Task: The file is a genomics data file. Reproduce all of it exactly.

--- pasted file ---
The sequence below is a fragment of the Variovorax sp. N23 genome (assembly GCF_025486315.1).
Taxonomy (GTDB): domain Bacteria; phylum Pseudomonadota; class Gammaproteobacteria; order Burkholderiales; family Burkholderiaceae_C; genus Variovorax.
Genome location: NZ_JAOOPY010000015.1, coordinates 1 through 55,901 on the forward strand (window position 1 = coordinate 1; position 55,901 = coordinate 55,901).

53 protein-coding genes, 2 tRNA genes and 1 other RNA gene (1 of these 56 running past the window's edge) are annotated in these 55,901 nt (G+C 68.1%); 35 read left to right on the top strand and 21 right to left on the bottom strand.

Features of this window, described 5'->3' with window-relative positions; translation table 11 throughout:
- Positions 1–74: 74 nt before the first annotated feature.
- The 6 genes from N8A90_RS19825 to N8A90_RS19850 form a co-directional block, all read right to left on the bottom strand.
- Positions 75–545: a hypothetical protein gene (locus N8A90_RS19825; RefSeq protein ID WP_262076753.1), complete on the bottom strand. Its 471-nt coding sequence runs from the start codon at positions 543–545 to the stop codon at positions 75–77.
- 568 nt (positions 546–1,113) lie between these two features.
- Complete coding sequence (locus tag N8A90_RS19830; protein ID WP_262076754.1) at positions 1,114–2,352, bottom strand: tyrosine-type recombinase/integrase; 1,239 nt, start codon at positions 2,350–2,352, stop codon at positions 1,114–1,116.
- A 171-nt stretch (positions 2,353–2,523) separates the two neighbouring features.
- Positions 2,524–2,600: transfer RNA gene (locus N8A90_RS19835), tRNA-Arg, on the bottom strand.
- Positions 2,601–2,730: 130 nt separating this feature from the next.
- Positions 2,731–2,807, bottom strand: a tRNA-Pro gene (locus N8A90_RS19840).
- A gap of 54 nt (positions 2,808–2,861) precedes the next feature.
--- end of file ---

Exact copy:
The sequence below is a fragment of the Variovorax sp. N23 genome (assembly GCF_025486315.1).
Taxonomy (GTDB): domain Bacteria; phylum Pseudomonadota; class Gammaproteobacteria; order Burkholderiales; family Burkholderiaceae_C; genus Variovorax.
Genome location: NZ_JAOOPY010000015.1, coordinates 1 through 55,901 on the forward strand (window position 1 = coordinate 1; position 55,901 = coordinate 55,901).

53 protein-coding genes, 2 tRNA genes and 1 other RNA gene (1 of these 56 running past the window's edge) are annotated in these 55,901 nt (G+C 68.1%); 35 read left to right on the top strand and 21 right to left on the bottom strand.

Features of this window, described 5'->3' with window-relative positions; translation table 11 throughout:
- Positions 1–74: 74 nt before the first annotated feature.
- The 6 genes from N8A90_RS19825 to N8A90_RS19850 form a co-directional block, all read right to left on the bottom strand.
- Positions 75–545: a hypothetical protein gene (locus N8A90_RS19825; RefSeq protein ID WP_262076753.1), complete on the bottom strand. Its 471-nt coding sequence runs from the start codon at positions 543–545 to the stop codon at positions 75–77.
- 568 nt (positions 546–1,113) lie between these two features.
- Complete coding sequence (locus tag N8A90_RS19830; protein ID WP_262076754.1) at positions 1,114–2,352, bottom strand: tyrosine-type recombinase/integrase; 1,239 nt, start codon at positions 2,350–2,352, stop codon at positions 1,114–1,116.
- A 171-nt stretch (positions 2,353–2,523) separates the two neighbouring features.
- Positions 2,524–2,600: transfer RNA gene (locus N8A90_RS19835), tRNA-Arg, on the bottom strand.
- Positions 2,601–2,730: 130 nt separating this feature from the next.
- Positions 2,731–2,807, bottom strand: a tRNA-Pro gene (locus N8A90_RS19840).
- A gap of 54 nt (positions 2,808–2,861) precedes the next feature.